Oswaldo Fadda was an important figure in the development of jiu jitsu in Brazil. Oswaldo Fadda was the main instructor behind what is arguably considered the strongest BJJ lineage after the Gracie family, and one of the few men that achieved the rank of red belt (9th degree/nono grau) in jiu jitsu. Oswaldo Fadda became an influential figure for the growth of jiu jitsu working from the outskirts of Rio de Janeiro, where he set his own academy in the 1950′s. In recent times, the main academies developed under the Oswaldo Fadda lineage are Nova Uniao and GFTeam.
Oswaldo Fadda Jiu Jitsu
Full Name: Oswaldo Baptista Fadda
Lineage: Mitsuyo Maeda > Luis França > Oswaldo Fadda
Main Achievements: N/A
Favourite Technique: His school was famous for using footlocks
Weight Division: N/A
Association/Team: Academia FADDA
Oswaldo Fadda Biography
Oswaldo Fadda was born in Bento Ribeiro a City in the State of Rio de Janeiro on the 15th of January 1921. Fadda started training in 1937 after he joined the Brazilian Marines, his coach was Luis França a former student of Mitsuyo Maeda who achieved his grade around the same time as Carlos Gracie, the founder of Gracie Jiu Jitsu. Oswaldo Fadda received the grade of instructor from the hands of his own coach (França) in 1942 and soon started giving jiu jitau classes by himself at his home town, in the outskirts of Rio de Janeiro.
Always trying to promote the BJJ way of life, and with a strong focus into discipline and honour, Master Oswaldo Fadda would often do demonstrations in public squares, beaches, favelas (slums), outside churches and even in circuses and church patios. On the 27th of January 1950 Oswaldo Fadda finally opened his very own academy fully dedicated to jiu jiitsu, although he was often seen as an outcast by jiu jitsu practitioners in the Rio de Janeiro, who to see the potential of a BJJ team in the suburbs. In 1951 Fadda issued a challenge to the Gracie Academy to prove his worth, the contest was proposed through the media, in the Globo Journal and it went as follows:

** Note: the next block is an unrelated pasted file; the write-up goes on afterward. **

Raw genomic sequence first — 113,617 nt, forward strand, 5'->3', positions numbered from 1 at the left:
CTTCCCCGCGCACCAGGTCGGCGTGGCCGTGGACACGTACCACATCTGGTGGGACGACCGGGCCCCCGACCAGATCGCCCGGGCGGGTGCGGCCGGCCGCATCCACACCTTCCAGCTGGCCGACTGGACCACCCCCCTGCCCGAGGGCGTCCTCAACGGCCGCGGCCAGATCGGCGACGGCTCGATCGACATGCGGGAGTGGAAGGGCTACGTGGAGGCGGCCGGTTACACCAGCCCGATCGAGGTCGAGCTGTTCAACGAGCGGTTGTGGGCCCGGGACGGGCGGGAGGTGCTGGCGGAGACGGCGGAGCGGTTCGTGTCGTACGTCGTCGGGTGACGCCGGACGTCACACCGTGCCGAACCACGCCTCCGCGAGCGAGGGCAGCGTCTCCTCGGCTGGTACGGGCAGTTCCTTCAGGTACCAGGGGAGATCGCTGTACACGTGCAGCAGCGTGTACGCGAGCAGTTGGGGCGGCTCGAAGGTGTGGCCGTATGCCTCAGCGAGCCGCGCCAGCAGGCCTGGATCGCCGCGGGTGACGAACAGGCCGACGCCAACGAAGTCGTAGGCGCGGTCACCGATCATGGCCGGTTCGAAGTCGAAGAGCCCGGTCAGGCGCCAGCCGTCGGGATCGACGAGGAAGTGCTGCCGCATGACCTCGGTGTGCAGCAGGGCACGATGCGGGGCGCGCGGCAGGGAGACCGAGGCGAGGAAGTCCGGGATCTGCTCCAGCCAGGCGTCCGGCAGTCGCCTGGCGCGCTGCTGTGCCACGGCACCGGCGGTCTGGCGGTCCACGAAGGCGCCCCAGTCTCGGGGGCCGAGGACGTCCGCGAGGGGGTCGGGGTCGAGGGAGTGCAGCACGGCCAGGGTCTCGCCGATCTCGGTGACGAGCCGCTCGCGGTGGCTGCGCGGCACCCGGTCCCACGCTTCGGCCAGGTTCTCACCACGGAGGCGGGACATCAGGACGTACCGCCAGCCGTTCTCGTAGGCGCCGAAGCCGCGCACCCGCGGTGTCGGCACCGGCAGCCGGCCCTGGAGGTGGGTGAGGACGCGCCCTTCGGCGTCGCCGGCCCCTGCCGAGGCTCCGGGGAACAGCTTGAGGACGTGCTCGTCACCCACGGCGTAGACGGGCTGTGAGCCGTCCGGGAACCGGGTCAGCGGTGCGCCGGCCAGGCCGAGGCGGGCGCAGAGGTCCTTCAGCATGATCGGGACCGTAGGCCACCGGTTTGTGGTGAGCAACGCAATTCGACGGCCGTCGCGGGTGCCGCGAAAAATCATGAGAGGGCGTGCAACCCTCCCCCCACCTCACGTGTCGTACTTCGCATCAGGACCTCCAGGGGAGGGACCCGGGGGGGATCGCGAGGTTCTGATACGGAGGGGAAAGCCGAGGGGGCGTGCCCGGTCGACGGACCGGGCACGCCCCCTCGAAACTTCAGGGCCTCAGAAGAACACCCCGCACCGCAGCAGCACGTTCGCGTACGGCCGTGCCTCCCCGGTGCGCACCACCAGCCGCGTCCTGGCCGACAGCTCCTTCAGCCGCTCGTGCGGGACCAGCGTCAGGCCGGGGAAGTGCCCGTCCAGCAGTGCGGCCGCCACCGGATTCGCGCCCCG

“We wish to challenge the Gracies, we respect them like the formidable adversaries they are but we do not fear them. We have 20 pupils ready for the dispute.”
Helio Gracie accepted to have his students face Fadda’s and the fighting was booked at the Gracie Academy. Oswaldo Fadda’s team won, making better use of their footlock knowledge, something the Gracie’s lacked and frowned upon ever since, calling it “suburban technique” (Técnica de Suburbano). The highlight of the competition was when Fadda’s pupil “José Guimarães” choked Gracie’s combatant “Leonidas” to sleep.
The event had good media coverage, which had a double effect. While the victories gave Oswaldo’s team notoriety (and more students) it also brought the interest of all the hard men of the nearby cities who would often stop by Fadda’s academy to issue challenges to Master Oswaldo and his students. These challenges gained such proportions that Master Fadda decided to start taking one day off the week where he closed the doors of the academy to fight any challengers. It is said that jiu jitsu never lost a fight.
Oswaldo Fadda spent the rest of his days in his hometown of Bento Ribeiro, like the humble man he was, with his students and his family. With age he started suffering from Alzheimer’s disease struggling with the illness for years. He finally succumbed to bacterial pneumonia in April 2005, he was 84 years old.
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